The last two years taught us a lot. Mainly, that hurricane preparedness is key. We’re seeing first responders in government, like the department of civil protection (DPC), preposition assets as well as start the conversations with us and others, like OFNAC, Haiti’s aviation authority, and SAR, the Search and Rescue group, much earlier—in some cases we started having meetings earlier this summer. Internally, HAA has systems in place for all aspects of the onslaught, duration and aftermath of a hurricane in Haiti. Our helicopter medevac service expands during these times to take medical personnel and supplies into the areas hardest hit and bring patients out.
Explain HAA’s medevac operations in Haiti.
We operate two state-of-the-art Bell 407 medical helicopters out of our hangar in Port-au-Prince. They are fully equipped, mission-ready flying emergency rooms at all times. Haiti Air Ambulance contracts with Denver-based Air Methods Corporation to lease the helicopters and supply pilots, mechanics and aviation support. Haiti Air Ambulance also maintains its own medical crew of Haitian and American nurses, paramedics, EMTs and support staff to handle missions and run the day-to-day. In some cases, we are the only option for accessing medical care when traveling in Haiti and leaving the cities.
Who works with you there?
We have developed numerous relationships throughout the medical, business and government community. In particular, the Ministry of Health (MSPP), Haiti’s governing aviation agency (OFNAC), the national police (PNH) and other first responders. HAA has also developed partnerships with a network of 70 hospitals and clinics around the country.
What are the most rewarding aspects of your work?
The knowledge that we’re saving lives, plain and simple. And doing it without regard to a person’s income or social status. We’re keeping families whole, bringing children back to their moms and dads and parents back to their kids. At the same time, the existence of a modern, helicopter medevac facility in Haiti is encouraging the development of critically needed health care infrastructure. In turn this is great for the country’s economic future.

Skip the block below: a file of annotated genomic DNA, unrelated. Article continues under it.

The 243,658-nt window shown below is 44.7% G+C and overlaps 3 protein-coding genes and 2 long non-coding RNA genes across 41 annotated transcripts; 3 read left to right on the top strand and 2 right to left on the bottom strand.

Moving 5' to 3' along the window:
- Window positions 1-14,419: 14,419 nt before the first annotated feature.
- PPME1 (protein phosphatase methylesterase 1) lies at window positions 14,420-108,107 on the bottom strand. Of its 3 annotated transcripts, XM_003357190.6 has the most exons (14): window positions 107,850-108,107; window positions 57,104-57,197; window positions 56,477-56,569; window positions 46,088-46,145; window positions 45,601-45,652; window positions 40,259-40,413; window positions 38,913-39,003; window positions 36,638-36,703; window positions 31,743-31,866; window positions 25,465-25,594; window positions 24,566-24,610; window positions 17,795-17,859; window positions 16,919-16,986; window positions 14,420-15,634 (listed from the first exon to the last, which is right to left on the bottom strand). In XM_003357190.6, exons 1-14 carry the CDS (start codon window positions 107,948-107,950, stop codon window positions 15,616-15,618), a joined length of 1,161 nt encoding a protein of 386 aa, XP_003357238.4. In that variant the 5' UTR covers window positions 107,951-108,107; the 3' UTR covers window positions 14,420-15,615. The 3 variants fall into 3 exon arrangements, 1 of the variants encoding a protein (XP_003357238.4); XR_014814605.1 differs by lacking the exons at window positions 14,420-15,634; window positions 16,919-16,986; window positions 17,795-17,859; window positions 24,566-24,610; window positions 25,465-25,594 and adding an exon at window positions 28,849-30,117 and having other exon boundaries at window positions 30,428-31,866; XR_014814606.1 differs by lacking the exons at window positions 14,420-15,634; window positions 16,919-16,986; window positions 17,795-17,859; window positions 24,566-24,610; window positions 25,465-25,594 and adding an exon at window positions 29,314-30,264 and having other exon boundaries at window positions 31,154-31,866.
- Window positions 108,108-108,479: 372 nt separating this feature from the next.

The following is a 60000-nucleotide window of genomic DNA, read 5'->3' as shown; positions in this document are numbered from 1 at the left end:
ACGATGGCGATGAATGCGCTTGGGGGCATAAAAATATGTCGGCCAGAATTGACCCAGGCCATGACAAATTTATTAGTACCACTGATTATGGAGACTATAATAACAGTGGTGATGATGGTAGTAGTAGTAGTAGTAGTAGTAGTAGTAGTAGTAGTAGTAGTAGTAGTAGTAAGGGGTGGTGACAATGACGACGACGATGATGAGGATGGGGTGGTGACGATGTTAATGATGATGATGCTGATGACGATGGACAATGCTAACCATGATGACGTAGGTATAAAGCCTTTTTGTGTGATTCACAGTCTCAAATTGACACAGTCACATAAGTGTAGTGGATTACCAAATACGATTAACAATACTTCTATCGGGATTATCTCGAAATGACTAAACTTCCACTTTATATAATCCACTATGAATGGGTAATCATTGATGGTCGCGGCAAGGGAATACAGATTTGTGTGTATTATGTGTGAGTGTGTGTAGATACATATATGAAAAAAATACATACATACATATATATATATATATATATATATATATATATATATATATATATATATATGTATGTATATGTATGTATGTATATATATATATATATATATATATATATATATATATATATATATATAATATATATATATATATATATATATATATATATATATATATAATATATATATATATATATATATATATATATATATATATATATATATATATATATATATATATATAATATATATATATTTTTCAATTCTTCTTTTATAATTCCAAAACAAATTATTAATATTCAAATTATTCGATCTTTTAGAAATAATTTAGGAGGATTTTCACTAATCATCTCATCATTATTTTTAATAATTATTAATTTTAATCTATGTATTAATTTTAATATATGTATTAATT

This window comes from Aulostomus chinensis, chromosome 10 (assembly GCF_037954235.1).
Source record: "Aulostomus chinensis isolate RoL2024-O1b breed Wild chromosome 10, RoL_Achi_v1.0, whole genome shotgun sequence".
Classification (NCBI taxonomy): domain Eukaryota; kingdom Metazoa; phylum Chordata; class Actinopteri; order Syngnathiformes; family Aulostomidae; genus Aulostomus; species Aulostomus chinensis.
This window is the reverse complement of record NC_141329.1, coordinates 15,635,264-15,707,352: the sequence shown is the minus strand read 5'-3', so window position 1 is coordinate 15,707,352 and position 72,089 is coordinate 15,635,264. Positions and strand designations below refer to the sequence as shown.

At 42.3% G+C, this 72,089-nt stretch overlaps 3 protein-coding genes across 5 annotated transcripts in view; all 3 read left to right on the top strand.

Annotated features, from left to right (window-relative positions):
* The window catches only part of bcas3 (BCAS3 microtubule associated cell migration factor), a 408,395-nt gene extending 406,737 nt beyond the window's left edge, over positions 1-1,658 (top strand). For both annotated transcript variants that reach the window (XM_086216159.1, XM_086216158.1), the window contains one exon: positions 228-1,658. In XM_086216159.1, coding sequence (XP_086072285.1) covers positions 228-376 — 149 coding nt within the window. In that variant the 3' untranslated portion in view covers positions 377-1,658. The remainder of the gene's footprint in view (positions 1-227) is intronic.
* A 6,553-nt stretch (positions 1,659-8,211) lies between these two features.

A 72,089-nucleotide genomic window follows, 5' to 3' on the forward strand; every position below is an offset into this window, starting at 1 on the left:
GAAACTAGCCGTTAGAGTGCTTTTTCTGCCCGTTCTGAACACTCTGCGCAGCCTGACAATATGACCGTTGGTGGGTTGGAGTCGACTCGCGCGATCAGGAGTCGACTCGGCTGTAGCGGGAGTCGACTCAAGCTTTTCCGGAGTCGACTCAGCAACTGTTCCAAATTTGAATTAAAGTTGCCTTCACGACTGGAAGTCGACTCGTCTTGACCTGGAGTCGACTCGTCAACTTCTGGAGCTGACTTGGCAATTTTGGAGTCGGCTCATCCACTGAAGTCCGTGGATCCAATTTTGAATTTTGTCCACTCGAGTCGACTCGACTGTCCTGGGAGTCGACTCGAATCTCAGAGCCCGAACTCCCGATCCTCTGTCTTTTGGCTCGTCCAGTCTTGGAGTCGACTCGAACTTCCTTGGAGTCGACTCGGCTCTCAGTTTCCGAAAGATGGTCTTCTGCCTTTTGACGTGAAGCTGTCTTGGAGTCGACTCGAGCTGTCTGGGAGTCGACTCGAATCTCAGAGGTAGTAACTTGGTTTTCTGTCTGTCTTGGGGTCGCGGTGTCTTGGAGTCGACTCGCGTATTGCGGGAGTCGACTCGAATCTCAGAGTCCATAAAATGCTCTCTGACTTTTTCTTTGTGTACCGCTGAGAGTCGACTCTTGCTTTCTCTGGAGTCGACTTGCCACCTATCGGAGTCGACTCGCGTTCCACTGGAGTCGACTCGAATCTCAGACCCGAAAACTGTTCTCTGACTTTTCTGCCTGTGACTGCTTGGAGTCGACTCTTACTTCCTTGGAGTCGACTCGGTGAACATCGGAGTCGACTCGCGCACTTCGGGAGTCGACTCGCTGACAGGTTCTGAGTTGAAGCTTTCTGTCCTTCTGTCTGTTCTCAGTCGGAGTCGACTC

What are the greatest challenges?
Haiti is a very poor country. One of the biggest challenges is that there aren’t a lot of hospitals with trauma capabilities—especially outside the main cities. When people go into the provinces and succumb to accident or illness, the right help can be very far away. That’s why Haiti Air Ambulance is more than a helicopter emergency service. Our ability to land at more than 200 locations in the country and leverage our network makes us a bridge in emergency medical care in Haiti.
Is there an opportunity for someone to get involved, in person or through donations?
Absolutely! 100% of all donations go directly to services! We’re happy and grateful to accept donations here! Another simple way is making Haiti Air Ambulance your charity of choice on Amazon Smile by clicking here. Each time you log onto smile.amazon.com (rather than Amazon.com), Haiti Air Ambulance will receive the donations generated by your purchases!
Smile is identical to the regular Amazon and there is no additional cost to you, just the added benefit to help Haiti Air Ambulance save lives while making your regular online purchases. When traveling in Haiti, purchasing a membership provides peace of mind that if flown, the patient pays no additional out-of-pocket. That membership can be purchased here and also supports our sustainability.